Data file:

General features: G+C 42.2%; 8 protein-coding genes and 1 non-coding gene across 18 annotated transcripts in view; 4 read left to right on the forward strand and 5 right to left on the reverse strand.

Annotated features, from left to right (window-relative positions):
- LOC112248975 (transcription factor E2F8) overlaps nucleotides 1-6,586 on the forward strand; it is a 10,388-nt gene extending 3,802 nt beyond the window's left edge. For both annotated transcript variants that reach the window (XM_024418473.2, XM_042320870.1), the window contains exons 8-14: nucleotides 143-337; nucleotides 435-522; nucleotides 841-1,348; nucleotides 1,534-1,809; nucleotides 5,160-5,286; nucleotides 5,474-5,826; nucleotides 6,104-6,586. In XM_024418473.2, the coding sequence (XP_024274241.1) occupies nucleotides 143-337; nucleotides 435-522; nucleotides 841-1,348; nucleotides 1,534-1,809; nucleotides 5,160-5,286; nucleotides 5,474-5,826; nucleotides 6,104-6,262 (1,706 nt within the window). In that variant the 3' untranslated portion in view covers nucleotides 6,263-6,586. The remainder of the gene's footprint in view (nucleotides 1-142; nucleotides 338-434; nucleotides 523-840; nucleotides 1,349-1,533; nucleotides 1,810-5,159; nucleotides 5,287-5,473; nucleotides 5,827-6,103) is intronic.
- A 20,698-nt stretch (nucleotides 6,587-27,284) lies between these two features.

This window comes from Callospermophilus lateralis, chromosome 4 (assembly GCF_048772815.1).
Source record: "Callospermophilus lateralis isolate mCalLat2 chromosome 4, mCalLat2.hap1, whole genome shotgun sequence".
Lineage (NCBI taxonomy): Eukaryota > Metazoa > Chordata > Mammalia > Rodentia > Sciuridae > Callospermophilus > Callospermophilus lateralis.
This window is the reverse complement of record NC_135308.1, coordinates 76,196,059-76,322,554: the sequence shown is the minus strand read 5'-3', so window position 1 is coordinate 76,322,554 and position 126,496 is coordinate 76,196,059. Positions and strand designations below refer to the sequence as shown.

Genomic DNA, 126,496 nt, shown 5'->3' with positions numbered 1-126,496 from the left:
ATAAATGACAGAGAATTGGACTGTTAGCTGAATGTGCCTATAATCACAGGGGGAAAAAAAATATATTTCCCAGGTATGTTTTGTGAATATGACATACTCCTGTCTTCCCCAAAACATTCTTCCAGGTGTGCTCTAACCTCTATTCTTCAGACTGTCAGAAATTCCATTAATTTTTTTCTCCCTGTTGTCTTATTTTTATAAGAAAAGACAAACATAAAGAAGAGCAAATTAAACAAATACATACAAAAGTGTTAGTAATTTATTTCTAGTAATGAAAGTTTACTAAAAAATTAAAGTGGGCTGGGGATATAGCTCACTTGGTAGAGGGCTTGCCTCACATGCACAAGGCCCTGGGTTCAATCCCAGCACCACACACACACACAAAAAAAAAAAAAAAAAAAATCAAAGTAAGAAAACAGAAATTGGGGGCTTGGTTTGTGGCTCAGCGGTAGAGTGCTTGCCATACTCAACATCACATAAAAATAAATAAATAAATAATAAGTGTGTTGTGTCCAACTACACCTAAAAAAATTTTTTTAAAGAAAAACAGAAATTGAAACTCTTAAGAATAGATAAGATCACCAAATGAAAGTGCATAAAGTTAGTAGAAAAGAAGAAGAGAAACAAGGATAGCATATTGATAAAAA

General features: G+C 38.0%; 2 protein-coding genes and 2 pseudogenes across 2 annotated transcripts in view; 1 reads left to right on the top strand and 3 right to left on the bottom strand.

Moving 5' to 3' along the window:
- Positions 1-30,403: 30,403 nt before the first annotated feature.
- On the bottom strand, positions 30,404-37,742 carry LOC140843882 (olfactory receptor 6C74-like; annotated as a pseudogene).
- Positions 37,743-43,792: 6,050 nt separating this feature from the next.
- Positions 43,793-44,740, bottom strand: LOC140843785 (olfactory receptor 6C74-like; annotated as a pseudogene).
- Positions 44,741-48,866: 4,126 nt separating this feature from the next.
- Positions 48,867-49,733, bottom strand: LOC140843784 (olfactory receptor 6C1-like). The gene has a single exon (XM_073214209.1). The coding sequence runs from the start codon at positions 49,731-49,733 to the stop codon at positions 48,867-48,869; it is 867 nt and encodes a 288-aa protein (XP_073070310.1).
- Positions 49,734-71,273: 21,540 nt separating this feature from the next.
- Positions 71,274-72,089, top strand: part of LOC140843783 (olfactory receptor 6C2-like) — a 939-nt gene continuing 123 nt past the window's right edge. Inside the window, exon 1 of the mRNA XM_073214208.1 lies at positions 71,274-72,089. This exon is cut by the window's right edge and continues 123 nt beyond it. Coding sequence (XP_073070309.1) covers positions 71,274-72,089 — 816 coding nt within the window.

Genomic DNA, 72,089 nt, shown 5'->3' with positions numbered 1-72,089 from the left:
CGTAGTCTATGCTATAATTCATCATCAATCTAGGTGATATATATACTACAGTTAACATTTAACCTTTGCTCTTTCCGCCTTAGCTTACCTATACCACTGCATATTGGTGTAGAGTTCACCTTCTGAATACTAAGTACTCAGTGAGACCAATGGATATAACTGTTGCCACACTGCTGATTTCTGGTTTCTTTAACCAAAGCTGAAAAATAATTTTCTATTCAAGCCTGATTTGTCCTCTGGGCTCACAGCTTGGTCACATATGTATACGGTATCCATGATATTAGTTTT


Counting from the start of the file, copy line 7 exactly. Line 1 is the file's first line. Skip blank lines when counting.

Lineage (NCBI taxonomy): Eukaryota > Metazoa > Chordata > Mammalia > Rodentia > Sciuridae > Callospermophilus > Callospermophilus lateralis.